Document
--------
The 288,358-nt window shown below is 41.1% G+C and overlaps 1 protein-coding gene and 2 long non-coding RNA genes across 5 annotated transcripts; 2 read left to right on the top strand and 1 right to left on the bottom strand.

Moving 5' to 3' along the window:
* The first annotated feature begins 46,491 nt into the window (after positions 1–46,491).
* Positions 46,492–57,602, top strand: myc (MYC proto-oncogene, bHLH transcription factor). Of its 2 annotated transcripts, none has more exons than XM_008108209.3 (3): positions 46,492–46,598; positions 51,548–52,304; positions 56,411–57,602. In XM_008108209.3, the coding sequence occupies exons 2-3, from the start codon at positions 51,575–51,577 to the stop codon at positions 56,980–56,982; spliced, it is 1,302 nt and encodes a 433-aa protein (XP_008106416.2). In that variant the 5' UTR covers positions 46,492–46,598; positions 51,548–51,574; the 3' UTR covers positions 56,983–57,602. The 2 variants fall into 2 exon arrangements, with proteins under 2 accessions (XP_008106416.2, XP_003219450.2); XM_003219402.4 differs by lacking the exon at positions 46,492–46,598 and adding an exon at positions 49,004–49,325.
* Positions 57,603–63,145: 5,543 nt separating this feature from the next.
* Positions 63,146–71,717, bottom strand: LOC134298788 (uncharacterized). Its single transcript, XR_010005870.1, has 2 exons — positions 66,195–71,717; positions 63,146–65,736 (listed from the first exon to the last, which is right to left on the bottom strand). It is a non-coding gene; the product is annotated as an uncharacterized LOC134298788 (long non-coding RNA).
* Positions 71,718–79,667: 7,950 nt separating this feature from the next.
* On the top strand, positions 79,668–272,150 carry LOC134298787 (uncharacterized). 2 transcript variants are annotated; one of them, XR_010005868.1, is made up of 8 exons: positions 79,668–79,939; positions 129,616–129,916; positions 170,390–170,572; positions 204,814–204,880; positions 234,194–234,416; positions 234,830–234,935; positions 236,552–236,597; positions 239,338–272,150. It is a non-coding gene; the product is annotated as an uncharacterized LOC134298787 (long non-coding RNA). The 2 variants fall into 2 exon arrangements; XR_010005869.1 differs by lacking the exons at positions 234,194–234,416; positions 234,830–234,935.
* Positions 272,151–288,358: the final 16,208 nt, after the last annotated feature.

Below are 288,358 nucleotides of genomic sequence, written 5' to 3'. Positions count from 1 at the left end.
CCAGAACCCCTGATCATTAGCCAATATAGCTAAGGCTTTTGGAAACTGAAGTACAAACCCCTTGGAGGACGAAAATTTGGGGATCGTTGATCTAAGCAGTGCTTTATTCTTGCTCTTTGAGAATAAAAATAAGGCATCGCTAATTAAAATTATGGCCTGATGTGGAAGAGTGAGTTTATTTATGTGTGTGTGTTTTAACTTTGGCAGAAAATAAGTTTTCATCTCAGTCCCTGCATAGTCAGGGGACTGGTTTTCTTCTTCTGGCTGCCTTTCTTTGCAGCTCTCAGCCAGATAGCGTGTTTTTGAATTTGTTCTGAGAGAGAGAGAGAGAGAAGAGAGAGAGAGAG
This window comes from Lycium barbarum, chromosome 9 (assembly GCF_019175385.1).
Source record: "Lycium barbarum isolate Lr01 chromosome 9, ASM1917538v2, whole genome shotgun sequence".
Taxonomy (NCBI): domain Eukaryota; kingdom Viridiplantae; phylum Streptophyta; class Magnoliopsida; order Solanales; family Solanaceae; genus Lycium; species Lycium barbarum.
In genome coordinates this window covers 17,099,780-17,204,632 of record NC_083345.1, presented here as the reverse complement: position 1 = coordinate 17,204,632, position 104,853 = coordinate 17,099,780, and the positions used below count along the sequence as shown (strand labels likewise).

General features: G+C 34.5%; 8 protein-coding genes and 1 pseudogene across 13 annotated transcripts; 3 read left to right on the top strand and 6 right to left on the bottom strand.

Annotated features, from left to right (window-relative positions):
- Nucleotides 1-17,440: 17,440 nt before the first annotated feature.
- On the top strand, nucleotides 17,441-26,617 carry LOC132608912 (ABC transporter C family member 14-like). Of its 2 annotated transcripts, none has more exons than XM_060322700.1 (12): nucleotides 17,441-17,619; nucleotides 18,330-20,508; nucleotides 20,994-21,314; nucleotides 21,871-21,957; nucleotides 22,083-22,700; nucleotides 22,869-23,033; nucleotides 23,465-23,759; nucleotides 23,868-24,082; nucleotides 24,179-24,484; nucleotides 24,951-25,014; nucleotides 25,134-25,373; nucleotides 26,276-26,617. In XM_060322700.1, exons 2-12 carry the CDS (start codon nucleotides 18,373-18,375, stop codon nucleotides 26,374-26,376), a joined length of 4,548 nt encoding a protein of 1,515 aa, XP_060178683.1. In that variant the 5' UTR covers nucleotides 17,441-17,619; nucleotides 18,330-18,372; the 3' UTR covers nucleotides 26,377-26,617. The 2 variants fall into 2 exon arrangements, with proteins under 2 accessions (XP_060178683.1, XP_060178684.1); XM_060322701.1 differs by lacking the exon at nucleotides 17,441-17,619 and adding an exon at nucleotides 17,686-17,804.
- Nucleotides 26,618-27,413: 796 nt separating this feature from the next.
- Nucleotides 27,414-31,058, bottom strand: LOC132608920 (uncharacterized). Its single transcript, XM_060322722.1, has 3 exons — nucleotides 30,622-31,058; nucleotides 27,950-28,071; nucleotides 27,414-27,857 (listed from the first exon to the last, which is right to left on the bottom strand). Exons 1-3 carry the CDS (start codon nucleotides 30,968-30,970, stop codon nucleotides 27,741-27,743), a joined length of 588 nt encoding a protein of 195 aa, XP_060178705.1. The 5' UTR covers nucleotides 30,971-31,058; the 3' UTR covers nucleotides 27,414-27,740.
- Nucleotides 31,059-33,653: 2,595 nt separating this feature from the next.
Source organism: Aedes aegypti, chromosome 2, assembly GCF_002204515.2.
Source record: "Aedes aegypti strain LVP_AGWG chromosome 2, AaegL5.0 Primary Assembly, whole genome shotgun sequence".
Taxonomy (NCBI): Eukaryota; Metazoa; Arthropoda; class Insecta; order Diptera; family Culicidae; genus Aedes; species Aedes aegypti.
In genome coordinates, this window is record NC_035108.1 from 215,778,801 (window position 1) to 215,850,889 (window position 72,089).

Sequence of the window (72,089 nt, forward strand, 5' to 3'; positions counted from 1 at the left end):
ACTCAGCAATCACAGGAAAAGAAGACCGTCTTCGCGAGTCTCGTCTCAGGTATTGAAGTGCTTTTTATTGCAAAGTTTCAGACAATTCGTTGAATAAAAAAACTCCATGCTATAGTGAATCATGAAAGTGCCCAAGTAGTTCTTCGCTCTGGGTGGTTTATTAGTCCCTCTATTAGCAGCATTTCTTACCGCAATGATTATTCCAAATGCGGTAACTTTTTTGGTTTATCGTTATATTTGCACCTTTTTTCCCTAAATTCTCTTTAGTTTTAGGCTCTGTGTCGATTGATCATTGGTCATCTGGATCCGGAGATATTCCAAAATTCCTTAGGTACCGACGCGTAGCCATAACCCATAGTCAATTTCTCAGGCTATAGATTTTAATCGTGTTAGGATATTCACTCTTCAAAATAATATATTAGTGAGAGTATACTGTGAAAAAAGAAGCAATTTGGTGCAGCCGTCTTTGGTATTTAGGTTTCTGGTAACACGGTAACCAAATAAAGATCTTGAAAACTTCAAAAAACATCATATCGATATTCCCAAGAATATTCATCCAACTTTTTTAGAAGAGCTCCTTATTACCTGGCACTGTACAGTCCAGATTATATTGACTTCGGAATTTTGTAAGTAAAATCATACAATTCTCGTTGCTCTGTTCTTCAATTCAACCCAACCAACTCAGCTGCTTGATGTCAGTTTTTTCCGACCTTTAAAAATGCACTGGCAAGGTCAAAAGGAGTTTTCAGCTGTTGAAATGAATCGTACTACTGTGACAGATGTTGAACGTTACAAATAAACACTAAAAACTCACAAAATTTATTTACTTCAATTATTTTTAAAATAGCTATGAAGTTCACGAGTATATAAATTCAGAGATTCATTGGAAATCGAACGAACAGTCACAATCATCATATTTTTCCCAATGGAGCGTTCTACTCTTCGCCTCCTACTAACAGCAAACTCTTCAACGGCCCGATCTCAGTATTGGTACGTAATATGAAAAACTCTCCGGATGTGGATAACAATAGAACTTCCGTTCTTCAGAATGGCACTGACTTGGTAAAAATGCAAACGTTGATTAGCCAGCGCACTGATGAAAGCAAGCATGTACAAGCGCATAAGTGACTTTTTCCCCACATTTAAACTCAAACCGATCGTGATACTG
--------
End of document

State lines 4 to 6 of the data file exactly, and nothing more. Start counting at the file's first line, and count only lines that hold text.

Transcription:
* Positions 46,492–57,602, top strand: myc (MYC proto-oncogene, bHLH transcription factor). Of its 2 annotated transcripts, none has more exons than XM_008108209.3 (3): positions 46,492–46,598; positions 51,548–52,304; positions 56,411–57,602. In XM_008108209.3, the coding sequence occupies exons 2-3, from the start codon at positions 51,575–51,577 to the stop codon at positions 56,980–56,982; spliced, it is 1,302 nt and encodes a 433-aa protein (XP_008106416.2). In that variant the 5' UTR covers positions 46,492–46,598; positions 51,548–51,574; the 3' UTR covers positions 56,983–57,602. The 2 variants fall into 2 exon arrangements, with proteins under 2 accessions (XP_008106416.2, XP_003219450.2); XM_003219402.4 differs by lacking the exon at positions 46,492–46,598 and adding an exon at positions 49,004–49,325.
* Positions 57,603–63,145: 5,543 nt separating this feature from the next.
* Positions 63,146–71,717, bottom strand: LOC134298788 (uncharacterized). Its single transcript, XR_010005870.1, has 2 exons — positions 66,195–71,717; positions 63,146–65,736 (listed from the first exon to the last, which is right to left on the bottom strand). It is a non-coding gene; the product is annotated as an uncharacterized LOC134298788 (long non-coding RNA).